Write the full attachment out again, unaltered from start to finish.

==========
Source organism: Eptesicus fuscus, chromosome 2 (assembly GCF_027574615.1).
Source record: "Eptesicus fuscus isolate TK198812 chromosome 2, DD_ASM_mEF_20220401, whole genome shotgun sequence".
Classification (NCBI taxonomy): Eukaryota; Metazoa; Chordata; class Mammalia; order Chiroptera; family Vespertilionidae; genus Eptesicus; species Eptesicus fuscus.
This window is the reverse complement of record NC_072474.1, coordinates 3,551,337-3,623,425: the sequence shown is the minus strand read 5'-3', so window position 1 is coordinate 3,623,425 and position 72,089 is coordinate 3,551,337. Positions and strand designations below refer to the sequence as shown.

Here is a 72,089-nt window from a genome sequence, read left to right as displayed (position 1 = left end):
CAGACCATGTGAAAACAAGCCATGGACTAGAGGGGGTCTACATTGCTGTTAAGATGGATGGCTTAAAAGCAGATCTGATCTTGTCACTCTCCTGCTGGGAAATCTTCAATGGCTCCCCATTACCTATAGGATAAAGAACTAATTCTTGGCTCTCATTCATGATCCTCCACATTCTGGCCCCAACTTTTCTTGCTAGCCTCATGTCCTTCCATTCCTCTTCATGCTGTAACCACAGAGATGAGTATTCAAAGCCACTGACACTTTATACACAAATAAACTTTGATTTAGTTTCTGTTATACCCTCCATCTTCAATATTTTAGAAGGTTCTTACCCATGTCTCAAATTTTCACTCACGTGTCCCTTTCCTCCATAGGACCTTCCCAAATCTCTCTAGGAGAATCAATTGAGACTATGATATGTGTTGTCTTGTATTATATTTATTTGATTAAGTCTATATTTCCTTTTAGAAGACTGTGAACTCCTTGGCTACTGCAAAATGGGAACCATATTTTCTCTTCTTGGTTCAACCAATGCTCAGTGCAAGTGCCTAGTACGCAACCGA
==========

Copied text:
Source organism: Eptesicus fuscus, chromosome 2 (assembly GCF_027574615.1).
Source record: "Eptesicus fuscus isolate TK198812 chromosome 2, DD_ASM_mEF_20220401, whole genome shotgun sequence".
Classification (NCBI taxonomy): Eukaryota; Metazoa; Chordata; class Mammalia; order Chiroptera; family Vespertilionidae; genus Eptesicus; species Eptesicus fuscus.
This window is the reverse complement of record NC_072474.1, coordinates 3,551,337-3,623,425: the sequence shown is the minus strand read 5'-3', so window position 1 is coordinate 3,623,425 and position 72,089 is coordinate 3,551,337. Positions and strand designations below refer to the sequence as shown.

Here is a 72,089-nt window from a genome sequence, read left to right as displayed (position 1 = left end):
CAGACCATGTGAAAACAAGCCATGGACTAGAGGGGGTCTACATTGCTGTTAAGATGGATGGCTTAAAAGCAGATCTGATCTTGTCACTCTCCTGCTGGGAAATCTTCAATGGCTCCCCATTACCTATAGGATAAAGAACTAATTCTTGGCTCTCATTCATGATCCTCCACATTCTGGCCCCAACTTTTCTTGCTAGCCTCATGTCCTTCCATTCCTCTTCATGCTGTAACCACAGAGATGAGTATTCAAAGCCACTGACACTTTATACACAAATAAACTTTGATTTAGTTTCTGTTATACCCTCCATCTTCAATATTTTAGAAGGTTCTTACCCATGTCTCAAATTTTCACTCACGTGTCCCTTTCCTCCATAGGACCTTCCCAAATCTCTCTAGGAGAATCAATTGAGACTATGATATGTGTTGTCTTGTATTATATTTATTTGATTAAGTCTATATTTCCTTTTAGAAGACTGTGAACTCCTTGGCTACTGCAAAATGGGAACCATATTTTCTCTTCTTGGTTCAACCAATGCTCAGTGCAAGTGCCTAGTACGCAACCGA